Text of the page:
On a freezing January morning, Barack Obama took the oath of office and became the 44th President of the United States of America. Enjoying the largest Democratic Congressional majorities since Lyndon Johnson in 1964, President Obama had planned an aggressive legislative agenda that included, among other big ticket policy changes, implementing a national health care plan. Later that frigid afternoon the sudden illness and hospitalization of Senator Edward “Ted” Kennedy, D-MA, served as a tragic harbinger to political observers of the dynamic nature of Senate composition.
News media accounts of the senate election took special pains to focus on the identity of the 60th Senator because of the pivotal role that specific individual plays in the passage of legislation. However, the first year of the 111th Congress showed how sensitive the pivotal position is to Senate composition. At the start of the Congress with one race unresolved and facing months of legal challenges, a cloud of three moderate Republicans emerged as potential occupiers of the 60th seat. The President only needed the support of one of the following Republican Senators, Snowe (ME), Collins (ME), or Spector (PA). After Senator Spector switched parties—thus guaranteeing his vote, the President only had to seek the support of either Snowe or Collins. However, once the Minnesota Senate race had been decided in favor of the Democratic challenger, Al Franken became the 100th Senator. This pushed Senators Collins and Snowe out of contention making Nebraska Senator Ben Nelson the pivotal Senator. Nelson remained as the pivotal Senator until Kennedy’s death, putting either Collins of Snowe back in the seat. The Massachusetts governor’s appointment of Senator Kirk pulled the 60th seat back to Nelson. The surprise victory of Scott Brown in the special election to permanently fill Kennedy’s seat put the 60th seat firmly under Republican control.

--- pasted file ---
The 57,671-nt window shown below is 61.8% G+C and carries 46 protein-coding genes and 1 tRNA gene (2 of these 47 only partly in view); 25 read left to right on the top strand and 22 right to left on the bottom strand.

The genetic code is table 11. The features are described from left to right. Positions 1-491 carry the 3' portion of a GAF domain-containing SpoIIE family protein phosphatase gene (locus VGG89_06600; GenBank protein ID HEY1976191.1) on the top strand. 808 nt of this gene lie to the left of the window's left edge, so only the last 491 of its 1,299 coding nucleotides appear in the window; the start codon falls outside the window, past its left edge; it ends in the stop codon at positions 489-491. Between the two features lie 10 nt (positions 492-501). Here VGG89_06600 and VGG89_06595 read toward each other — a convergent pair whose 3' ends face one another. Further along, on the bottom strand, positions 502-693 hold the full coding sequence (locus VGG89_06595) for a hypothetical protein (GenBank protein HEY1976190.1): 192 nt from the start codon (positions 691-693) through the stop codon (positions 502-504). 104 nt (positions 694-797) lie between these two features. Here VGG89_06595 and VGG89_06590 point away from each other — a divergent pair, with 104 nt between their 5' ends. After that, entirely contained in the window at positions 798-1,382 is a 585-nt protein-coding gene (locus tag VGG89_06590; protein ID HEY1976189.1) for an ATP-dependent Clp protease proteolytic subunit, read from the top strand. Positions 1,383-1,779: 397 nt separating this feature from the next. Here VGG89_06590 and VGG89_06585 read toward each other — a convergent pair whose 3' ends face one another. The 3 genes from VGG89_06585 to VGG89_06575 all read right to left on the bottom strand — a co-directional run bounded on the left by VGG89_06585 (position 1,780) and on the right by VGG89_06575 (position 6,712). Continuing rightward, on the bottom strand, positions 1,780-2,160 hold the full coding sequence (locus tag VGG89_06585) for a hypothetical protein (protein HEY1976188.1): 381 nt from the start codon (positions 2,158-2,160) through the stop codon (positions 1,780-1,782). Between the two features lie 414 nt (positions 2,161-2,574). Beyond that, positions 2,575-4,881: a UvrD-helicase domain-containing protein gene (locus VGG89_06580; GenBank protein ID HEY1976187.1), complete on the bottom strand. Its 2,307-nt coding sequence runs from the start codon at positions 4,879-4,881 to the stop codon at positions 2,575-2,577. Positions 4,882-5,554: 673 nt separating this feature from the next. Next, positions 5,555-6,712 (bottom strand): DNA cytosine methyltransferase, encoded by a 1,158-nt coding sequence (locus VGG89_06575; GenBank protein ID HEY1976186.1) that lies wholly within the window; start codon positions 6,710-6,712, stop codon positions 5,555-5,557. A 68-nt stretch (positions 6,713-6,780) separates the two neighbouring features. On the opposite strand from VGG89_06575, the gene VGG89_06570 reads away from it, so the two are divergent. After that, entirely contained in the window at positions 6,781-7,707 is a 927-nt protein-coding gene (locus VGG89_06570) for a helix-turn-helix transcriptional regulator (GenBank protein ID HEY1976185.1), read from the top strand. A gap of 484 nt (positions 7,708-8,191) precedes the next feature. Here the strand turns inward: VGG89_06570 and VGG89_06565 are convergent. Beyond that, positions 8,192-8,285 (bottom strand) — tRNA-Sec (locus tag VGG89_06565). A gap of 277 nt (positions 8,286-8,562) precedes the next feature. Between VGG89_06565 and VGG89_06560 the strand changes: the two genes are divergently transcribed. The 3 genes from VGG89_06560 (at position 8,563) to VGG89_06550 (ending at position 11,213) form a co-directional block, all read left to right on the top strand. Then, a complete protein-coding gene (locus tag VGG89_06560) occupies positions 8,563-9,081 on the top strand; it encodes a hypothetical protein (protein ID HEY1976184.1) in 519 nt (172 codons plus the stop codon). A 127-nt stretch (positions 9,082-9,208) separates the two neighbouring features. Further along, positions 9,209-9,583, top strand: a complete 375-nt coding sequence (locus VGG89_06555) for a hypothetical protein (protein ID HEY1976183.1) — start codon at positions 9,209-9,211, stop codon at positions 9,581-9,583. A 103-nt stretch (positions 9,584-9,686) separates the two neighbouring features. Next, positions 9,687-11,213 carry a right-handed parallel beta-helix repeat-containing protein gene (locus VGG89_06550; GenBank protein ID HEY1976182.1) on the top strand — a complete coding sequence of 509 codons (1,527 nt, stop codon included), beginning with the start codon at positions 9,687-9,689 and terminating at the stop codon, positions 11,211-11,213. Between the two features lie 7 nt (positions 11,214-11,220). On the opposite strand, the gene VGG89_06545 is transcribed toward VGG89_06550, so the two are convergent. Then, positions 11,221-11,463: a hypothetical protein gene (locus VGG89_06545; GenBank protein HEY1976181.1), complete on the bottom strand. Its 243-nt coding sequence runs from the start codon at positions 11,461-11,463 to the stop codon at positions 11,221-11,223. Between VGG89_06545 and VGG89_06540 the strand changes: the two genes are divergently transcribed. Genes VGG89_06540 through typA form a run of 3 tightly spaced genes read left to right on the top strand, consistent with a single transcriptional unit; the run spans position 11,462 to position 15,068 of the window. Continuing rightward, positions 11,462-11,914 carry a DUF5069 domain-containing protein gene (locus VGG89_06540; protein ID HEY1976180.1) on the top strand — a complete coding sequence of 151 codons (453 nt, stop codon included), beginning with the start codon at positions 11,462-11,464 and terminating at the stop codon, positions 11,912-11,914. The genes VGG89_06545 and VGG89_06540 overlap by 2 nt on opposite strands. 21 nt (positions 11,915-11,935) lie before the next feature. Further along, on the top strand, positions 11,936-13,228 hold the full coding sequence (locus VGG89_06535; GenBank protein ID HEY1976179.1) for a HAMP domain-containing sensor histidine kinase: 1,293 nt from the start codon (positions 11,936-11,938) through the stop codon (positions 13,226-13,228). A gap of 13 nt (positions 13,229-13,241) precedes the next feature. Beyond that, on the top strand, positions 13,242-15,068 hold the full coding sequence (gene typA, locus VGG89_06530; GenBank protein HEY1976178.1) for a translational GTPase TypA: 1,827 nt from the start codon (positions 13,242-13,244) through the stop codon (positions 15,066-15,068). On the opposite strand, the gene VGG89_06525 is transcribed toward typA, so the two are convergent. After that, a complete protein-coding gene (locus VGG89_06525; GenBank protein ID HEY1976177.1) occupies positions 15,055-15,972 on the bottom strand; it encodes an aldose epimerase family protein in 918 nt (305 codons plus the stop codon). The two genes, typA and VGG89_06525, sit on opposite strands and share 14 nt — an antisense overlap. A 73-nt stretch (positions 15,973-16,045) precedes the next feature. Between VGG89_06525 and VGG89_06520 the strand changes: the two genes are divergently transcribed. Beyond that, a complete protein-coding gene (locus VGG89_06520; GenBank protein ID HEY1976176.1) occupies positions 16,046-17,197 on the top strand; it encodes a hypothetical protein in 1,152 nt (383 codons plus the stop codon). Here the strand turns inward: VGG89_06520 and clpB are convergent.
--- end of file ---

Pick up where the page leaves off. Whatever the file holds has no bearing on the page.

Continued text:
My paper is about the executive bargaining strategies employed by President Obama’s team as the single member changes in Senate composition changed the party controlling the pivotal 60th seat. Initially, the President had to employ a bipartisan strategy. Once the Democrats owned the 60th seat, the President could engage in a purely partisan bill. I will argue that ultimately the loss of Kennedy’s seat in the special election led to passage of the Patient Protection and Affordable Care Act and the use of reconciliation rules to pass the second health care law, the Healthcare and Education Reconciliation Act of 2010. A second point of my paper is to understand the incentives facing non-pivotal legislators and how they try to increase the value of their support and extract extra concessions from the administration.